If the script isn’t final you can’t know what you need to create, if you don’t know what you need to create, you don’t know when you will finish. It was of the out most importance that we finished the script and that it met our high standards.
At this point (or between second and third script) a crisis management consultant was brought on to assess the situation, his advice was to reduce the team to the bare minimum, until we are better prepared to manage the task at hand.
This idea was rejected based on the fact that the talent pool in Greece is limited and throwing out a bunch of people and then expecting them to come back would be unrealistic (which it was), this was especially true, because in our efforts to avoid past mistakes we established a screening process in order to hire people, which consisted of a 3d art test and a 2d concept art test, depending on the position of course (this is now common practice in the industry). Doing things this way, which was basically unheard of in Greece, revealed that our potential candidates were actually pretty limited in number and basically it was a pain to find people meeting our expected standard of output.
So in the process of keeping the team – which we considered our most valuable asset – we burdened production with a continuous stream of wages. At the time we saw no realistic alternative.
A team was assembled from people outside the company, that worked on a revision of the script along-side some team members. Though this script was completed it was reviewed and finally tossed out (though some ideas were kept). The main problems were: no real gameplay (something the original had a problem with too), no clear focus and a lack of what we considered playable areas. I don’t remember the names of the people involved in this attempt, besides a few of my team mates: Thodoris Kyritsopoulos, George Markou, Nikos Natsios, I think. ( if I find out more from my team-mates I will update accordingly ).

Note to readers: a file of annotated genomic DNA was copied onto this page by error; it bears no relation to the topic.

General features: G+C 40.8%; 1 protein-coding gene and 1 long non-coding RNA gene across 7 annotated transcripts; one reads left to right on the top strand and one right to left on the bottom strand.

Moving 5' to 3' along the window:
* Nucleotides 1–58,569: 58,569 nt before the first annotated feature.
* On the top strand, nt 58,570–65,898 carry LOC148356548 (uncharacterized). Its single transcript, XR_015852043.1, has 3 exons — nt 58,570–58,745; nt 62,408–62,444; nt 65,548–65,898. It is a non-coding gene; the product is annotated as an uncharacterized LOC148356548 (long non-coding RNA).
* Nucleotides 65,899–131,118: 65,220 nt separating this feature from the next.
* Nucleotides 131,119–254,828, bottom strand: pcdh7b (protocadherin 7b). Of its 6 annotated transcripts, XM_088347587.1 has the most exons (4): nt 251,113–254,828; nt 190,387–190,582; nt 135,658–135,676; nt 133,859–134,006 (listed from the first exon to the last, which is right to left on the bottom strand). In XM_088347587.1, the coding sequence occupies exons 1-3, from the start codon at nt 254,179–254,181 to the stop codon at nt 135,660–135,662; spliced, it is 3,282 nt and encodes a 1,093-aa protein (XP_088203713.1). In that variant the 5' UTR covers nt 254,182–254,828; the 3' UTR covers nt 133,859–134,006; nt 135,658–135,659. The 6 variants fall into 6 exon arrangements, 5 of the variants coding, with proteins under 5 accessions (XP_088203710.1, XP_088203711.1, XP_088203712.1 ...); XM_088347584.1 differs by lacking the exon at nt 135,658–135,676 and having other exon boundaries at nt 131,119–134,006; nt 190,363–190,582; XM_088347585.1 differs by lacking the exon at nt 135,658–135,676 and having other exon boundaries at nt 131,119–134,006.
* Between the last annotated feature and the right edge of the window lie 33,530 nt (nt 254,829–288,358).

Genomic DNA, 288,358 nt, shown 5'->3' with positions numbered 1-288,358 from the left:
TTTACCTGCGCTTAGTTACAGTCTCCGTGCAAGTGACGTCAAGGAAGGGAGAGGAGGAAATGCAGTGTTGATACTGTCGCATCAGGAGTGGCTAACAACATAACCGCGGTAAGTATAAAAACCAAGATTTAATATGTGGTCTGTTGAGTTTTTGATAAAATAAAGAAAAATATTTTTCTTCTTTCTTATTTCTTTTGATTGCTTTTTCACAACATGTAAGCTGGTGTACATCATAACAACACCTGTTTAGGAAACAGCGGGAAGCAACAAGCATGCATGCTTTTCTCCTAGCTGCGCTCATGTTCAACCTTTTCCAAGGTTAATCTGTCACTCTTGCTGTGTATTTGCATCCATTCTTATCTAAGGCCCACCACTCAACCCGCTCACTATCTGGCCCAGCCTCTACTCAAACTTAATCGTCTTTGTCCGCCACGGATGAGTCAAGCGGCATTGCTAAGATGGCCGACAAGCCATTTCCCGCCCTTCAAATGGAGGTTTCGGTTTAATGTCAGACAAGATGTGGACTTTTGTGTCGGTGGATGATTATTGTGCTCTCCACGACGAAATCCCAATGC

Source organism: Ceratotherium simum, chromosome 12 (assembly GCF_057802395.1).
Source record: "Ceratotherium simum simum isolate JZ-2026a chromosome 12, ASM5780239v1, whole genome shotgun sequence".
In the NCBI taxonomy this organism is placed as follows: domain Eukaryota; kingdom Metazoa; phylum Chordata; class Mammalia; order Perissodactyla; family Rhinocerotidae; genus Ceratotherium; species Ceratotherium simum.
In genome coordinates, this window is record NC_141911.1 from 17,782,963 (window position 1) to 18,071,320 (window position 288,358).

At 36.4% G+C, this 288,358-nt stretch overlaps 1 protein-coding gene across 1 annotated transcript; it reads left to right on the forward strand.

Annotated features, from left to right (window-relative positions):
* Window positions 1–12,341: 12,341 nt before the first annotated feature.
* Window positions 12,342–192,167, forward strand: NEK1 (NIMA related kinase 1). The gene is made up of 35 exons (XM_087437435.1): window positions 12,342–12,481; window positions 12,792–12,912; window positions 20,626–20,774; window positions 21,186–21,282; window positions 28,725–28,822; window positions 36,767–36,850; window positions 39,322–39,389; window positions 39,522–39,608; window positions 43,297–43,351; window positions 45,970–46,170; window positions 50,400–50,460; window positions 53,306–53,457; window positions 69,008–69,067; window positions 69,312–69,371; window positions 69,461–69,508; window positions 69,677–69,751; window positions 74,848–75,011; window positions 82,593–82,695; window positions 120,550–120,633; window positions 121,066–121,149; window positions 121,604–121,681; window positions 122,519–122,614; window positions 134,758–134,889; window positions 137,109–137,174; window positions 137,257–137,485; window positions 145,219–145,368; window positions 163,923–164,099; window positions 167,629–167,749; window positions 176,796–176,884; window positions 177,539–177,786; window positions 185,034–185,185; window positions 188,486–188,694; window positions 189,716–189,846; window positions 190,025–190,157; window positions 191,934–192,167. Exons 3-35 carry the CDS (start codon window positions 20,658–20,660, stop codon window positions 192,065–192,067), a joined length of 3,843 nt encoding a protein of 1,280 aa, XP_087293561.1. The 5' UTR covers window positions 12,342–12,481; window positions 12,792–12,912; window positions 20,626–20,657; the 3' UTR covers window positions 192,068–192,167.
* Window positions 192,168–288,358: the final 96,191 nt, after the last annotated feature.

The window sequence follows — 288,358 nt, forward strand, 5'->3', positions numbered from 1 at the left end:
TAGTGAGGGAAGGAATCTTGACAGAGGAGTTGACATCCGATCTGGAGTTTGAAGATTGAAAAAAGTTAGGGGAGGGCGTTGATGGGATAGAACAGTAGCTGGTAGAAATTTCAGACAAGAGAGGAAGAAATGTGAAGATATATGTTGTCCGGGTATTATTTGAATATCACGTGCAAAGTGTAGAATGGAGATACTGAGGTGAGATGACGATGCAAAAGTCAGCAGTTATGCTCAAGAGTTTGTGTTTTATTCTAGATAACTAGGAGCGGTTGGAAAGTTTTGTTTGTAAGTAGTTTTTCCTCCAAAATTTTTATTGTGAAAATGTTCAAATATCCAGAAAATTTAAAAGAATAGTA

Around this time I was clearly devoting a huge amount of my time to the project and the failure of the new script was pretty problematic for the team, because there was no clear focus on what was essential. Teddy had left the company, G. Markou was in the Army, so Fayez Daud took over (coming from Track7 Music), I was going to manage the 3d artists, Nektarios would manage the concept artists, and I would be the one assigning and checking everyone’s tasks on a daily basis, the team was at peak size of about 20-25 people.
Third – and final – Script:
The idea was born that a new script needed to be made, a clash of script writers was arranged, both providing a short summary of their script for selection by the team and Kyriakos, the Founder. Apostolos Zaharopoulos would be on one side and Thodoris Kyritsopoulos, Nectarios Chionis, Nikos Natsios and George Markou on the other, with Thodoris mainly leading that side. Two script summaries were produced, the one chosen to be expanded and finalized was the one from Thodori’s team.
The new script featured a new race “Proanthropoi”, something between a God, a Man and a Titan, this race was betrayed by the humans in service of the Gods and almost completely eradicated and thus our main antagonist was born.
A team needed to be assembled to bring this new script into a form that would allow gameplay, with puzzles and a lot of platforming exploration. George Markou would be busy working on the engine, Nikos Natsios was not interested considering he was swamped with his assignments, so it fell upon our natural art director Nektarios Chionis, Thodoris Kyritsopoulos and me as the one with enough 3d expertise to figure out what was possible, as well as the required gaming experience to complete the task. At some point we brought in Panos Theodorakopoulos ( Script ) to assist with dialogs, cut-scenes and fleshing out the lore of the game.
The whole game started to take form, all possible scenarios were detailed using visio flowcharts, huge spreadsheets were made to keep track of progress, all gamepad configurations illustrated. Basically we had every aspect of the game designed in extreme detail. It was just a bit too late.